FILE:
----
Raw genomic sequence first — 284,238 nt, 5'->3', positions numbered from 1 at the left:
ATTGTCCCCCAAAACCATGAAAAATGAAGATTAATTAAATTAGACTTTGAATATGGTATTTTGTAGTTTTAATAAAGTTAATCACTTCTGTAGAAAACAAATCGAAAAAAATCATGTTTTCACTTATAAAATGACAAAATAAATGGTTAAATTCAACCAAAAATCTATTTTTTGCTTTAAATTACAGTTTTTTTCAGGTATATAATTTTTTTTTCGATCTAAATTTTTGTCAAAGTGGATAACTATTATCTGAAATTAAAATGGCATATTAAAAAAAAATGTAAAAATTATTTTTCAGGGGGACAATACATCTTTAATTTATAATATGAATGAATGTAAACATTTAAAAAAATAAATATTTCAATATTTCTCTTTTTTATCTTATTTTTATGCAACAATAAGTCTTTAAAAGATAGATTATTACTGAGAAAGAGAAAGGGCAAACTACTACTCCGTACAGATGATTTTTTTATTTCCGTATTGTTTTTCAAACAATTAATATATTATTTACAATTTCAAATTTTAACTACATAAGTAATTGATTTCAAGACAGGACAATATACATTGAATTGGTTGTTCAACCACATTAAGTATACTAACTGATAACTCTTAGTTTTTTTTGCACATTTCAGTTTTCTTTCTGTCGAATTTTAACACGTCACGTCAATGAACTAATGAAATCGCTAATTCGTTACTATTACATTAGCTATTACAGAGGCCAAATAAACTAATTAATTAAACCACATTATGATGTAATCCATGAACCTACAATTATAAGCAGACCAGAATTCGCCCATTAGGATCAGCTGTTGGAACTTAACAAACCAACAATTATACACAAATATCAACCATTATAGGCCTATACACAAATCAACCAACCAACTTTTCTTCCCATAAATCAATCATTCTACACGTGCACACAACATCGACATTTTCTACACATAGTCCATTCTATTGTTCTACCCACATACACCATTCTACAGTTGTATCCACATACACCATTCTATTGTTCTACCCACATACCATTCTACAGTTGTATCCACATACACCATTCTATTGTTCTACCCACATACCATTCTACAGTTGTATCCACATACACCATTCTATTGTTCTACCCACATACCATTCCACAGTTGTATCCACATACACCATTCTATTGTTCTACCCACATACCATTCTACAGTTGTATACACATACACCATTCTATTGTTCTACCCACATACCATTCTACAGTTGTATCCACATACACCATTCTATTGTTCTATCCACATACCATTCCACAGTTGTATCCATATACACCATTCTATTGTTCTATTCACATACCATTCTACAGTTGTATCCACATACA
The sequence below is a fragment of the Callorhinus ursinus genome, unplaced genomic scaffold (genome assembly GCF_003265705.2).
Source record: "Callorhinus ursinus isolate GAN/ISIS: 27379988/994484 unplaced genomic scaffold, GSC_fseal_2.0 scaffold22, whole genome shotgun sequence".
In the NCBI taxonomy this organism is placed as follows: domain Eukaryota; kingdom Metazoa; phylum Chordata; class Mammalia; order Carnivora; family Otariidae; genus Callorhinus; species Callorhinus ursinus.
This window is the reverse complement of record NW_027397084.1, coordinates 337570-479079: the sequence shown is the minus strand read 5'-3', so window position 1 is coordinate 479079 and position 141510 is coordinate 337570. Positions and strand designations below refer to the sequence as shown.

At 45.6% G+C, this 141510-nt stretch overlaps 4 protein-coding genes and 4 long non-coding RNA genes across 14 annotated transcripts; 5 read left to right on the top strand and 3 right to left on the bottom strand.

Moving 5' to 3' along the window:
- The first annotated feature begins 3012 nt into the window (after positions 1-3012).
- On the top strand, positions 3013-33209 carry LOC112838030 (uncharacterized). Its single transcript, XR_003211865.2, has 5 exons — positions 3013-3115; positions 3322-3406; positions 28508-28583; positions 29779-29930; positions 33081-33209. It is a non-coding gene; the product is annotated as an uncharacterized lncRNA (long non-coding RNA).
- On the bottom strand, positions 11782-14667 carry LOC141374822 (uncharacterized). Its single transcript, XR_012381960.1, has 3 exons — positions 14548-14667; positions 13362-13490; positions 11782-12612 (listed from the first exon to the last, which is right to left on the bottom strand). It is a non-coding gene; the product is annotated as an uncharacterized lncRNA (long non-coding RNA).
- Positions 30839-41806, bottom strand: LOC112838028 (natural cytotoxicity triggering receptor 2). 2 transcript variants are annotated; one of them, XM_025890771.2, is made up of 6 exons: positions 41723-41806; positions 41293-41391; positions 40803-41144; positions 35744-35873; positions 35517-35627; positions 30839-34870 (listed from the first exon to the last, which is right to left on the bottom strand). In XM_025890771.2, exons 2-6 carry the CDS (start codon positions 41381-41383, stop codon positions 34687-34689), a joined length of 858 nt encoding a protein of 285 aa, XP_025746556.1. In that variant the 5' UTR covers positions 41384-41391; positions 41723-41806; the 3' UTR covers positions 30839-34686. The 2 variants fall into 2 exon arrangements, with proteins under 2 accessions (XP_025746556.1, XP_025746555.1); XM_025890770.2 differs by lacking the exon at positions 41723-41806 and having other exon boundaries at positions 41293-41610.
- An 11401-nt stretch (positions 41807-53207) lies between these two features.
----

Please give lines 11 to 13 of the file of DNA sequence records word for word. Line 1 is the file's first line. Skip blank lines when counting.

- On the bottom strand, positions 11782-14667 carry LOC141374822 (uncharacterized). Its single transcript, XR_012381960.1, has 3 exons — positions 14548-14667; positions 13362-13490; positions 11782-12612 (listed from the first exon to the last, which is right to left on the bottom strand). It is a non-coding gene; the product is annotated as an uncharacterized lncRNA (long non-coding RNA).
- Positions 30839-41806, bottom strand: LOC112838028 (natural cytotoxicity triggering receptor 2). 2 transcript variants are annotated; one of them, XM_025890771.2, is made up of 6 exons: positions 41723-41806; positions 41293-41391; positions 40803-41144; positions 35744-35873; positions 35517-35627; positions 30839-34870 (listed from the first exon to the last, which is right to left on the bottom strand). In XM_025890771.2, exons 2-6 carry the CDS (start codon positions 41381-41383, stop codon positions 34687-34689), a joined length of 858 nt encoding a protein of 285 aa, XP_025746556.1. In that variant the 5' UTR covers positions 41384-41391; positions 41723-41806; the 3' UTR covers positions 30839-34686. The 2 variants fall into 2 exon arrangements, with proteins under 2 accessions (XP_025746556.1, XP_025746555.1); XM_025890770.2 differs by lacking the exon at positions 41723-41806 and having other exon boundaries at positions 41293-41610.
- An 11401-nt stretch (positions 41807-53207) lies between these two features.